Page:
O Lord Jesus, we believe most firmly in You, we love You.  You are the Eternal Son of God and the Son Incarnate of the Blessed Virgin Mary.  You are the Lord and Absolute Ruler of all creation.  We acknowledge You, therefore, as the Universal Sovereign of all creatures.  You are the Lord and Supreme Ruler of all mankind, and we, in acknowledging this Your dominion, consecrate ourselves to You now and forever.  Loving Jesus, we place our family under the protection of Your Holy Face, and of Your Virgin Mother Mary most sorrowful.  We promise to be faithful to You for the rest of our lives and to observe with fidelity Your Holy Commandments.  We will never deny before men, You and Your Divine rights over us and all mankind.  Grant us the grace to never sin again; nevertheless, should we fail, O Divine Saviour, have mercy on us and restore us to Your grace.  Radiate Your Divine Countenance upon us and bless us now and forever.  Embrace us at the hour of our death in Your Kingdom for all eternity, through the intercession of Your Blessed Mother, of all Your Saints who behold You in Heaven, and the just who glorify You on earth.  O Jesus, be mindful of us forever and never forsake us; protect our family.  O Mother of Sorrows, by the eternal glory which you enjoy in Heaven, through the merits of your bitter anguish in the Sacred Passion of your Beloved Son, our Lord Jesus Christ, obtain for us the grace that the Precious Blood shed by Jesus for the redemption of our souls, be not shed for us in vain.  We love you, O Mary.  Embrace us and bless us, O Mother.  Protect us in life and in death.  Amen.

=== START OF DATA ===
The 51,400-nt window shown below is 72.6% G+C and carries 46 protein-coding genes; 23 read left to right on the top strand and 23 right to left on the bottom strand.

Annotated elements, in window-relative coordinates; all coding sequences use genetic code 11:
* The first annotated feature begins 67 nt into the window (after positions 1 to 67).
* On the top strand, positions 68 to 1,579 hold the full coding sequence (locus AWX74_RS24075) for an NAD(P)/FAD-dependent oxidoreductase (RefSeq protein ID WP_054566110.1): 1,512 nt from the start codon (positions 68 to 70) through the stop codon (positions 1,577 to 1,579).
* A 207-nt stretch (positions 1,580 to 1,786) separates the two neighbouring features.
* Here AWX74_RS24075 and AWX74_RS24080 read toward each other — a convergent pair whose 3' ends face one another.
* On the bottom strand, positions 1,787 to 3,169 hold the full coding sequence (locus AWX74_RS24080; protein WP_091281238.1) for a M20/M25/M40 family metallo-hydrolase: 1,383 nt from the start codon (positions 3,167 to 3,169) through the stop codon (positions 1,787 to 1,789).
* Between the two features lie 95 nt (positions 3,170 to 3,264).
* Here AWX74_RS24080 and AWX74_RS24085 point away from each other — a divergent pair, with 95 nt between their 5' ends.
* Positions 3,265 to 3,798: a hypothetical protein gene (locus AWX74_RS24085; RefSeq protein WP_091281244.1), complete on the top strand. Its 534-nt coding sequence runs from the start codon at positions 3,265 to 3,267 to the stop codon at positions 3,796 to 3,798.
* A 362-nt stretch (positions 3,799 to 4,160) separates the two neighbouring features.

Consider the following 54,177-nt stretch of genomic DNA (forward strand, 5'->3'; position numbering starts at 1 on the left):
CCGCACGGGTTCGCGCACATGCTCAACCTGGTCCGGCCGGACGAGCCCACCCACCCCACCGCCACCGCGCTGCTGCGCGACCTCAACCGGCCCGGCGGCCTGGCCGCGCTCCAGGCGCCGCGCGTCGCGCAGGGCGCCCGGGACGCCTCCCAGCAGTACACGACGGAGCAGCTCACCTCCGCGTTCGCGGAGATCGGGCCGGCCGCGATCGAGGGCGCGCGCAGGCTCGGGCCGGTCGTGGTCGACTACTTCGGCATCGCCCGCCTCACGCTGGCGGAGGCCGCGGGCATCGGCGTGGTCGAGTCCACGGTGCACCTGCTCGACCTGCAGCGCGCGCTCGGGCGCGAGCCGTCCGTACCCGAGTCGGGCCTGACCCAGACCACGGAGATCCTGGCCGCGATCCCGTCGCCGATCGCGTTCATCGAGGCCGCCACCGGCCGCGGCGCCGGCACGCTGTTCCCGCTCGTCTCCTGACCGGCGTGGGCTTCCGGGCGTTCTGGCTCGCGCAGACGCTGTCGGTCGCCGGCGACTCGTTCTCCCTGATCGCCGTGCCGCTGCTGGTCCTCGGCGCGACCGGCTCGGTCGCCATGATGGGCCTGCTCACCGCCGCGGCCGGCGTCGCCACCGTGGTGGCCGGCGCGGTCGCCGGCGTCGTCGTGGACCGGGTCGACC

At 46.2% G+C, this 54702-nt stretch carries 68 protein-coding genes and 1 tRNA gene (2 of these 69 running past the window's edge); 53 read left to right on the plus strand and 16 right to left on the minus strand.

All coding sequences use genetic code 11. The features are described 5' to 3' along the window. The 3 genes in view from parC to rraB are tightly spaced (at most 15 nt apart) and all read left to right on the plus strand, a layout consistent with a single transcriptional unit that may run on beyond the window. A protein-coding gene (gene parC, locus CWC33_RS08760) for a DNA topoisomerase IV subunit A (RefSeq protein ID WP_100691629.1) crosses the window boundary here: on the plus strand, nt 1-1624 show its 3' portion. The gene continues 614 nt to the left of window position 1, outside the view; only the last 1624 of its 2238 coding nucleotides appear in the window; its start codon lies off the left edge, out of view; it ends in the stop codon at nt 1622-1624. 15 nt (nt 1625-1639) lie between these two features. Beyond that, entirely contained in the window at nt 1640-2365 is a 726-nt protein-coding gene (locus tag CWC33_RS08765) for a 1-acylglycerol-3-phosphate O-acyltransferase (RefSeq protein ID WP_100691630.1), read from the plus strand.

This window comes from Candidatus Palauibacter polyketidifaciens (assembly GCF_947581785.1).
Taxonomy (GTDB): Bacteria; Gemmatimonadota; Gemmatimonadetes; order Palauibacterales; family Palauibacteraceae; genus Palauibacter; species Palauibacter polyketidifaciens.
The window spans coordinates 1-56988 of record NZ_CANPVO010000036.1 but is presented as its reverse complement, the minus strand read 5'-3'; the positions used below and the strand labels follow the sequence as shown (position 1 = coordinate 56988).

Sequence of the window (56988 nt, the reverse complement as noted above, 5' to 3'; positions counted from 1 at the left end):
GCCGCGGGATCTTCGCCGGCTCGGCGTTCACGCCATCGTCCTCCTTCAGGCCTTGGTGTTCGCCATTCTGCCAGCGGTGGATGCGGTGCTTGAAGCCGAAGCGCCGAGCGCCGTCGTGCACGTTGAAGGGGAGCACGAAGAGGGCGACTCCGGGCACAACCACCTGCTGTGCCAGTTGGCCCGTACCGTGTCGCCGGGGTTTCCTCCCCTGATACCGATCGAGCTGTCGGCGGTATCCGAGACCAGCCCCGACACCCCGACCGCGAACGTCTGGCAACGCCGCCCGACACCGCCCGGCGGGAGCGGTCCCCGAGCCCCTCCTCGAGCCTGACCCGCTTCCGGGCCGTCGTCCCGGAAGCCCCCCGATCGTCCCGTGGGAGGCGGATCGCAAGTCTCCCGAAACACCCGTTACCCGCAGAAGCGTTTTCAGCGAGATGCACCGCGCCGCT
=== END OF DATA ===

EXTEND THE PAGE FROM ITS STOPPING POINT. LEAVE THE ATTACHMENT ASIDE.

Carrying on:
Glory to the Father, and to the Son, and to the Holy Spirit.  As it was in the beginning, is now, and will be forever.  Amen.